Some Notes on the Bi-Digital O-Ring Test and Quantum Reflex Analysis

Stephen Barrett, M.D.
September 10, 2017
The bi-digital O-ring test (BDORT)—a variant of applied kinesiology—is claimed to provide information about health of internal organs by testing finger strength under various conditions. It was developed in the early 1980s and patented in 1993 by Yoshiaki Omura, M.D., Sc.D., a physician/acupuncturist who worked in New York City during most of his professional career. The patent document describes BDORT this way:

A method of imaging an internal organ of a patient for purposes of medical diagnosis, where a patient forms an O-ring shape with one of hands by placing the fingertips of his thumb and one of his remaining fingers together and a sample of tissue of an internal organ is placed on the patient’s other hand and the patient’s internal organ is non-invasively externally probed with a probing instrument. The internal organ is the same type of organ as that of the sample. Simultaneously a tester attempts to pull apart the O-ring shape by means of the tester placing his thumb and one of the remaining fingers of each of his hands within the O-ring shape of the patient to form interlocking O-rings and pulling the thumb and the finger of the patient apart due to an electromagnetic field of the tissue of the sample interacting with an electromagnetic field of the internal organ being probed and this interaction is detected by the ability to pull apart the O-ring shape thereby permitting imaging of the boundaries of the internal organ being probed [1].

The top picture shows the finger positions when the test begins. The middle picture shows the patient’s fingers being pulled apart while his other hand holds a sample that supposedly corresponds to the organ being tested. The bottom picture shows the fingers being pulled apart while a “stimulus” is applied to the skin above the organ supposedly being tested.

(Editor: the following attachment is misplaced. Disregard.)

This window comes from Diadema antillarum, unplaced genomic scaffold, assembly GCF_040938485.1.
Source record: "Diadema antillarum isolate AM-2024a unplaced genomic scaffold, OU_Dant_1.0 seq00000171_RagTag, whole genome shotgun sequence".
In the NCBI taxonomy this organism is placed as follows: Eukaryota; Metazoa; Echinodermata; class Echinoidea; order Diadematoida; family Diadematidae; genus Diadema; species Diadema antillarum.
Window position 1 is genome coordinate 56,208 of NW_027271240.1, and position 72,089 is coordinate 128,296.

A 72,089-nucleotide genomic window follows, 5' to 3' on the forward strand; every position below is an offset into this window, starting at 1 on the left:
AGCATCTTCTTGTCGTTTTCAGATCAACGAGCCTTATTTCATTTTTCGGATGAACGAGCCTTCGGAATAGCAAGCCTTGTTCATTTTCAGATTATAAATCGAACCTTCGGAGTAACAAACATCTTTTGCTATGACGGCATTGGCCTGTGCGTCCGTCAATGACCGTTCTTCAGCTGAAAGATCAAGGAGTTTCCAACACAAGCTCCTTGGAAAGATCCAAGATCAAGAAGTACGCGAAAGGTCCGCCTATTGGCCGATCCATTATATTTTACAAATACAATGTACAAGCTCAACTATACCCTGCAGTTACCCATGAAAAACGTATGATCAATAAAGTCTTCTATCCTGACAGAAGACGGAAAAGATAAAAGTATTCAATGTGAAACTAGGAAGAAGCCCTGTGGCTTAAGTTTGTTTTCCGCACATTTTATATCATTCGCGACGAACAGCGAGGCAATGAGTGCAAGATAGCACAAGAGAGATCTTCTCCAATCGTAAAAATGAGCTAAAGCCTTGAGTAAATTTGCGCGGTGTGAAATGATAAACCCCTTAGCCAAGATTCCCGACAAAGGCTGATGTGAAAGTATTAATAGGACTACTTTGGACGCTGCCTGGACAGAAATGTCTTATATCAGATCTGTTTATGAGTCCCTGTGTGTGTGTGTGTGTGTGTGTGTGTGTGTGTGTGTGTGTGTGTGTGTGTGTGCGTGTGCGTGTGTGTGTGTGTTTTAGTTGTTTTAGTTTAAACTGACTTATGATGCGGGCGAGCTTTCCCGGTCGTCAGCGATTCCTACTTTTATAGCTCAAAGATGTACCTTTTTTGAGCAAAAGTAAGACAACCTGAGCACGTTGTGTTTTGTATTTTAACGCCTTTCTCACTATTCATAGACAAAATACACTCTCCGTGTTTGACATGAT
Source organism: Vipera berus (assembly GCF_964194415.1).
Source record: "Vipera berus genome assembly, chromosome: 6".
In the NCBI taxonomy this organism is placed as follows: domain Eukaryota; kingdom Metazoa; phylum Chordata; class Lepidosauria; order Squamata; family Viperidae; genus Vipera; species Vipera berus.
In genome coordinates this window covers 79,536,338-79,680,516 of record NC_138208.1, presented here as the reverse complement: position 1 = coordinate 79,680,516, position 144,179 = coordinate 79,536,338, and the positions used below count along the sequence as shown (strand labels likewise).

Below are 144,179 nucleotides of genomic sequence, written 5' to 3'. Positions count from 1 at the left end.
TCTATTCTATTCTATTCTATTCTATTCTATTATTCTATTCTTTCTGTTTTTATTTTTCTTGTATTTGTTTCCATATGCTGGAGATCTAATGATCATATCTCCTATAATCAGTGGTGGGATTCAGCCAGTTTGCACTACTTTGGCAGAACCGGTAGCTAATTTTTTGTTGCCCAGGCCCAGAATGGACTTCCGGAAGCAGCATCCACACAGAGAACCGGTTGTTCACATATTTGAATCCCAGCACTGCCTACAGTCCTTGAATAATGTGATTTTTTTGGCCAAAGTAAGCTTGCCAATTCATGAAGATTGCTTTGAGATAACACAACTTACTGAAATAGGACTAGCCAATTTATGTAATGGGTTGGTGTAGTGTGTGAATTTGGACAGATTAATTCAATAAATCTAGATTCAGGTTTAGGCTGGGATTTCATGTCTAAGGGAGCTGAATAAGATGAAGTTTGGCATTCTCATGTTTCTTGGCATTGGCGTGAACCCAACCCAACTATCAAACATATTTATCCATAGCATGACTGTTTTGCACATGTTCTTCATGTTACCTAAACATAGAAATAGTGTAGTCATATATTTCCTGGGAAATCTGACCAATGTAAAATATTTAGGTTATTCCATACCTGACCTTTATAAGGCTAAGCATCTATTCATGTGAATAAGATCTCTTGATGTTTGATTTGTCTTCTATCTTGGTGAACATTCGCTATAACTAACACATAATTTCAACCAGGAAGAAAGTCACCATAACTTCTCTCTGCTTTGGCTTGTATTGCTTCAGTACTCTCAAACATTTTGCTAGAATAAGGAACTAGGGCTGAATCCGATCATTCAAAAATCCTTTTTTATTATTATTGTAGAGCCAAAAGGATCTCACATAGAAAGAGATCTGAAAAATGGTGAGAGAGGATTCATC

Based on the above notions, practitioners use the O-ring test to diagnose organ dysfunction and recommend products such as dietary supplements to correct them.

Omura’s Background

Omura’s 1982 book, Acupuncture Medicine: Its Historical and Clinical Background, if accurate, indicates that despite the strangeness of many of his ideas, his credentials and academic activities included many that were respectable:

Yoshiaki Omura is a physician, educator, electrical engineer and experimental physicist. He was born in 1934 in Japan and came to the United States in I 959, after finishing his B.Sc., M.D. and internship, and beginning his surgical residence at Tokyo University Hospital. He has been an American citizen since 1979.

In 1958, Professor Omura received his M.D. from the School of Medicine, Yokohama City University (1954-58). While serving as a research fellow in cardiovascular surgery and later as a surgical resident physician at the Cancer Institute of Columbia University, he also did his postgraduate study of experimental physics at Pupin Laboratory, Columbia University (1960-63). In 1960, Professor Omura introduced the first course in the United States on biomedical electronics at the Electrical Engineering Department of Manhattan College as a Visiting Research Professor, and continued teaching and research until 1999. In 1965, he received his Sc.D. (Medicine), from the Department of Pharmacology at the College of Physicians and Surgeons, Columbia University, on the pharmacoelectrophysiology of single cardiac cells. . . . He was a member of the New York State Board of Medicine from 1986 to 1996. . . .

His academic affiliations include Adjunct Professor, Department of Pharmacology, Chicago Medical School, 1982-1993; Adjunct Professor, Department of Community and Preventive Medicine, New York Medical College,. . . . His current associations with professional organizations include Diplomate of the American Academy of Pain Management . . . and Life Fellow of the Royal Society of Medicine of England [2].

The full biography as well as considerable information about Omura’s beliefs about acupuncture, can be seen online by clicking on the book title in the references below. I have not been able to check the accuracy of the reports about his credentials.